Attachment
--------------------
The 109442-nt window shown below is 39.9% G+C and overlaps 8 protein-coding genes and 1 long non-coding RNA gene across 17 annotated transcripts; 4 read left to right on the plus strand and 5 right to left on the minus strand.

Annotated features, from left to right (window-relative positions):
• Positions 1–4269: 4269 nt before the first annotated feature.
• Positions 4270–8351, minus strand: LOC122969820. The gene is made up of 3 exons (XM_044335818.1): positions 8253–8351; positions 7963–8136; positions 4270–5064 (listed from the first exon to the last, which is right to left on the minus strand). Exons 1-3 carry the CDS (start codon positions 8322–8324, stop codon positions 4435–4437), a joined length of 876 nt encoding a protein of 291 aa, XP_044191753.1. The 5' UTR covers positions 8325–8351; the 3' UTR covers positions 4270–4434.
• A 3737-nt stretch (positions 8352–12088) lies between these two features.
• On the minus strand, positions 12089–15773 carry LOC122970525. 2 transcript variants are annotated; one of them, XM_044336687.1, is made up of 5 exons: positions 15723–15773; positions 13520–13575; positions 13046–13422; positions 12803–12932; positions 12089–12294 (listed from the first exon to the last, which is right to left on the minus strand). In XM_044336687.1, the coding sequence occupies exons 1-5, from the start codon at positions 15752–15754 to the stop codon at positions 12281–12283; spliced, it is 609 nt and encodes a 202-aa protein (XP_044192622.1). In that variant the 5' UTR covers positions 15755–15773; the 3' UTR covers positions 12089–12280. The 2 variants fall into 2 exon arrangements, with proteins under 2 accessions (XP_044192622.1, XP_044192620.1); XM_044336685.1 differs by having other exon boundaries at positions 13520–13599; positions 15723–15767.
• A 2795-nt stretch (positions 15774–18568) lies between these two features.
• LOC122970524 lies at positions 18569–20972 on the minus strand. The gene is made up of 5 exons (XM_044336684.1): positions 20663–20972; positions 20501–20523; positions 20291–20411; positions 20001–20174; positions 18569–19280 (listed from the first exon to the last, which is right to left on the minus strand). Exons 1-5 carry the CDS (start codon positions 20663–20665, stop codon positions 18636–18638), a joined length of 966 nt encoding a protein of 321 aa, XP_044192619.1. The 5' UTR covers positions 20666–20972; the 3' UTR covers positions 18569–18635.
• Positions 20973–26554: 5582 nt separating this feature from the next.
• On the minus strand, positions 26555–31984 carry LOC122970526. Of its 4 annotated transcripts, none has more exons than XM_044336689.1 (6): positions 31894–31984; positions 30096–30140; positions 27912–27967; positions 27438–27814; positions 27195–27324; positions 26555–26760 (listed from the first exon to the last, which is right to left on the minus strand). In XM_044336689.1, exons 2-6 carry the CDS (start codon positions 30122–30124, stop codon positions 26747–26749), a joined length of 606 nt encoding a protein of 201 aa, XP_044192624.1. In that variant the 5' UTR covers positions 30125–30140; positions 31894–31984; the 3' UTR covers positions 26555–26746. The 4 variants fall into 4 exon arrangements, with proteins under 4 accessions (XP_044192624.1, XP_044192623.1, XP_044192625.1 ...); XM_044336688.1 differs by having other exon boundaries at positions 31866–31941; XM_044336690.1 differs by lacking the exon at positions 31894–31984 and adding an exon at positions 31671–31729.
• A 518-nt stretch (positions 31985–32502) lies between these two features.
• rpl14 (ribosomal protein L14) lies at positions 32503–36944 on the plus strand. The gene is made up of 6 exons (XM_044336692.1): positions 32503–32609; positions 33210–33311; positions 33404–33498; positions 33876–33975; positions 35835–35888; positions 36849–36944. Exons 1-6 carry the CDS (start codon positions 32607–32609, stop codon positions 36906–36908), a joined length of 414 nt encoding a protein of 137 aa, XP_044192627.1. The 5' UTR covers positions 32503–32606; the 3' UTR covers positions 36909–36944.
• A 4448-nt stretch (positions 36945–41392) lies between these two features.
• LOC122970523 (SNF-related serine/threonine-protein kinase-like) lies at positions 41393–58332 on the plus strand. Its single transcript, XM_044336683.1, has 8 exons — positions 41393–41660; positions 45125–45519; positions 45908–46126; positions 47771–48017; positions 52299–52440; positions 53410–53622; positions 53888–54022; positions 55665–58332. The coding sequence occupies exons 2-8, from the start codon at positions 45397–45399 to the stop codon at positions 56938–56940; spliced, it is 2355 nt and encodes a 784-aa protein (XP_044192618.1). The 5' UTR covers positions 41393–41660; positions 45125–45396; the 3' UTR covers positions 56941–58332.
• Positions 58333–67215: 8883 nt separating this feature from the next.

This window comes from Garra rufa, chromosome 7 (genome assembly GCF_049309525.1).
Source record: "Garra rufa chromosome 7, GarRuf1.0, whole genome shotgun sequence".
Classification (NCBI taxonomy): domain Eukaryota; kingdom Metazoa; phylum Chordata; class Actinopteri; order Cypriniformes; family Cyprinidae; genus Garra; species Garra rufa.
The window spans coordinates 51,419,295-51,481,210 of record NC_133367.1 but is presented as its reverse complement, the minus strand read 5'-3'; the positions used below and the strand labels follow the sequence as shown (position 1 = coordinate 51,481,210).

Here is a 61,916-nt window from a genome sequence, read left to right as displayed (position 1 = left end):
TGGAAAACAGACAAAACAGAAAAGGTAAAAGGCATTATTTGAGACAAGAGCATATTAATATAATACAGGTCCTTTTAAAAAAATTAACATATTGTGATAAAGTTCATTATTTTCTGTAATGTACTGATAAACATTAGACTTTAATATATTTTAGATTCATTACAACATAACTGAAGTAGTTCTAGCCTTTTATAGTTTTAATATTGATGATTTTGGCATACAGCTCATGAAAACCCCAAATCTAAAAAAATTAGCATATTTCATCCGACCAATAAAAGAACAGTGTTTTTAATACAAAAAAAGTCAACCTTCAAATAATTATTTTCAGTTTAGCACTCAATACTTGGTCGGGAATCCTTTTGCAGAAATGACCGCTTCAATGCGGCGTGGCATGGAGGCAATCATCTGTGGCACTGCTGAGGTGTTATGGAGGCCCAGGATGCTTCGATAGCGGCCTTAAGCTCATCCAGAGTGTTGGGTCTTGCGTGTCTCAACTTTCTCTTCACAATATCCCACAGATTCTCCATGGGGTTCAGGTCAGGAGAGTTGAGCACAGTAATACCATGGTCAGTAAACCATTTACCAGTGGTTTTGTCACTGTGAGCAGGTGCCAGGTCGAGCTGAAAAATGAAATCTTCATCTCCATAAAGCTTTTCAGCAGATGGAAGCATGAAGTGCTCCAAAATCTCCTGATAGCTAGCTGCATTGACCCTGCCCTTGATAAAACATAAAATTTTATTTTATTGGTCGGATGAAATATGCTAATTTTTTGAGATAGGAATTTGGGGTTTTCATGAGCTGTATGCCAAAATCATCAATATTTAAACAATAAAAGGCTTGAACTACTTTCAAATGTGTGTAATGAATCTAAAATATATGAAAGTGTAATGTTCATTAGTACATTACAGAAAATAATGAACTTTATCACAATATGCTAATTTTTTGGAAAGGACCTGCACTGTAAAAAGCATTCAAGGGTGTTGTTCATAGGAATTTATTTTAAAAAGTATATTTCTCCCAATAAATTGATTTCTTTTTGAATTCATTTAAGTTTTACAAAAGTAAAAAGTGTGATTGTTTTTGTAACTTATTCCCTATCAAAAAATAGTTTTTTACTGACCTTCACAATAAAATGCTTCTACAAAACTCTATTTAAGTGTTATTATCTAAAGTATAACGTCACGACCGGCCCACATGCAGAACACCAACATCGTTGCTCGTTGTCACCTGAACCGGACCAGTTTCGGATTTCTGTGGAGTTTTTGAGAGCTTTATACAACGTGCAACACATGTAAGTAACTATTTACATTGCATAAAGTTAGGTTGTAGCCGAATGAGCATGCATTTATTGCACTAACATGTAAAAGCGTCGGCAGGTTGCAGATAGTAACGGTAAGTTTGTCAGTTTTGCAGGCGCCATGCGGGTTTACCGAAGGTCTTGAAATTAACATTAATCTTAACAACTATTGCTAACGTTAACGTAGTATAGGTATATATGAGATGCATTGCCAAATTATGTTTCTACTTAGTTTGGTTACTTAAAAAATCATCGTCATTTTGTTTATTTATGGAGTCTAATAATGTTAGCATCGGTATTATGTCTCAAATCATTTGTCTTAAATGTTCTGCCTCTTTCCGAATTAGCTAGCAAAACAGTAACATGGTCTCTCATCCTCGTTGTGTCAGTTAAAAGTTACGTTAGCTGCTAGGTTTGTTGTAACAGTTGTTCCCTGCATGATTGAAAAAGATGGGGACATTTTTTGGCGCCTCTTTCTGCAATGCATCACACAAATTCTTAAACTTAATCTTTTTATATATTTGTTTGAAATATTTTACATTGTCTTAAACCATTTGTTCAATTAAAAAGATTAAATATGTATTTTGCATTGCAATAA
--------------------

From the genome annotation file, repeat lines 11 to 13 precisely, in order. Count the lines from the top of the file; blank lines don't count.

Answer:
• A 518-nt stretch (positions 31985–32502) lies between these two features.
• rpl14 (ribosomal protein L14) lies at positions 32503–36944 on the plus strand. The gene is made up of 6 exons (XM_044336692.1): positions 32503–32609; positions 33210–33311; positions 33404–33498; positions 33876–33975; positions 35835–35888; positions 36849–36944. Exons 1-6 carry the CDS (start codon positions 32607–32609, stop codon positions 36906–36908), a joined length of 414 nt encoding a protein of 137 aa, XP_044192627.1. The 5' UTR covers positions 32503–32606; the 3' UTR covers positions 36909–36944.
• A 4448-nt stretch (positions 36945–41392) lies between these two features.